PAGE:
Scientists at California-based food-tech company Yali Bio have produced a critical component of human breast milk from yeast.
To create the fat, Yali Bio researchers used precision fermentation to coax the yeast into producing the human bioidentical fat. Specifically, they produced a fat called OPO (chemically described as 1,3-dioleoyl-2-palmitoyl-glycerol or 1,3-dioleolyl-2-palmitate), which is naturally found in high concentrations in breast milk. OPO helps infants to absorb nutrients and is critical to infant health.
Currently, OPO is one of the key nutritional differences between breast milk and infant formula, as there is no economical source of pure OPO available to the producers of formula. Instead, formulas today rely on fats from vegetable oils or cow’s milk, neither of which contain optimal levels of OPO.
Yulin Lu, CEO of Yali Bio and who previously held positions at Impossible Foods and Eat Just, said: “We are at a pivotal point in the growth of our company, which is transitioning from a platform innovator with strong scientific proofs of concept, into a business that can serve multiple markets in food and nutrition”.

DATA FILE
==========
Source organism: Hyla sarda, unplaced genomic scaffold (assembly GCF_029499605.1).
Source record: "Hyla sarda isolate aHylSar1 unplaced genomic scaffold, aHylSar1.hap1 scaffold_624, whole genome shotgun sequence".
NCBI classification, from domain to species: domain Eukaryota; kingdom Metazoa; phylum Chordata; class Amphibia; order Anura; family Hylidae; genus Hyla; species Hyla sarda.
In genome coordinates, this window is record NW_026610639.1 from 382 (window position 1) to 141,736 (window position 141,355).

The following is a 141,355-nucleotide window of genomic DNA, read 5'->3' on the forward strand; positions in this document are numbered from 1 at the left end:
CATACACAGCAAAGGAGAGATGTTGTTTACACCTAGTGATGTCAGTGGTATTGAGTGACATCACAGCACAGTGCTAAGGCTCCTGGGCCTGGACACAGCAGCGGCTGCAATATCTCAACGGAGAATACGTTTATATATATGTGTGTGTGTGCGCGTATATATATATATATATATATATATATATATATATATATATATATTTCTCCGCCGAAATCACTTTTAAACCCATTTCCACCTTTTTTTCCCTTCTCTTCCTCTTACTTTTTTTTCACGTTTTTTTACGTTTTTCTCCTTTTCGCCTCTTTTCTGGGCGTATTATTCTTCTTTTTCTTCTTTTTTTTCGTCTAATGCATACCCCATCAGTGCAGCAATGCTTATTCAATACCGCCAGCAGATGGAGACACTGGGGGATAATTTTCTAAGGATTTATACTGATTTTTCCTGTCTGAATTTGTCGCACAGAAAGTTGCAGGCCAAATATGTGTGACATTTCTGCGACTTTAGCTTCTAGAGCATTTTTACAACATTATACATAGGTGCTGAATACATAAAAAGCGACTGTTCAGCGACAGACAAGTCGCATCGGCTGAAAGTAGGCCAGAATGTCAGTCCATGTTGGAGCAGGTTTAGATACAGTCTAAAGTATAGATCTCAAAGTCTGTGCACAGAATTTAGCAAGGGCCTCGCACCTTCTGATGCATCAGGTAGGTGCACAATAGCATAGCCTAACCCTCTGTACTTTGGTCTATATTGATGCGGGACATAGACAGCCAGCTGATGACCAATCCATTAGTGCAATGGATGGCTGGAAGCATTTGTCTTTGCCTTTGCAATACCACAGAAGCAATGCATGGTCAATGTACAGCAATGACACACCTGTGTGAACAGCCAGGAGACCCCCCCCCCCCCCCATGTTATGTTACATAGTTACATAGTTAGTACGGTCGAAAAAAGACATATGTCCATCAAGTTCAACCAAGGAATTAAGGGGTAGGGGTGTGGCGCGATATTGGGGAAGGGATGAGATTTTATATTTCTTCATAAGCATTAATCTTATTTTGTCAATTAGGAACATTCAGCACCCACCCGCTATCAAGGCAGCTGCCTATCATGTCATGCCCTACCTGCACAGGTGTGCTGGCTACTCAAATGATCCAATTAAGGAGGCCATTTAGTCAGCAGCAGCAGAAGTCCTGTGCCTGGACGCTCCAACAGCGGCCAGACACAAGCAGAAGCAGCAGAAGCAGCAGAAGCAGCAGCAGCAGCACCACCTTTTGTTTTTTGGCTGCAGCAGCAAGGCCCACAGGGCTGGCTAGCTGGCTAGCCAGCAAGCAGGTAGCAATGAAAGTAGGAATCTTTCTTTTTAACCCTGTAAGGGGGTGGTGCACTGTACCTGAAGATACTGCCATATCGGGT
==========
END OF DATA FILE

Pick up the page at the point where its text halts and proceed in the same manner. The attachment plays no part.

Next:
In January, Yali Bio hired Lorin DeBonte to be its new senior vice president of innovation. DeBonte was previously R&D leader at Cargill.
Lu continued: “With his highly accomplished career commercialising edible fats and lipids at Cargill, DeBonte will lead our innovation team and continue to develop our core competencies in ingredient innovation and applications, as well as our pipeline of partnerships”.
DeBonte commented: “I am excited to join Yali Bio and to leverage our precision fermentation platform to create the next generation of fat and lipid ingredients. Our platform will help the food and nutrition industry meet consumer expectations in sustainable sourcing, plant-derived foods and wellness. I look forward to working with our customers to develop their next formulations with our tailored fat product lines."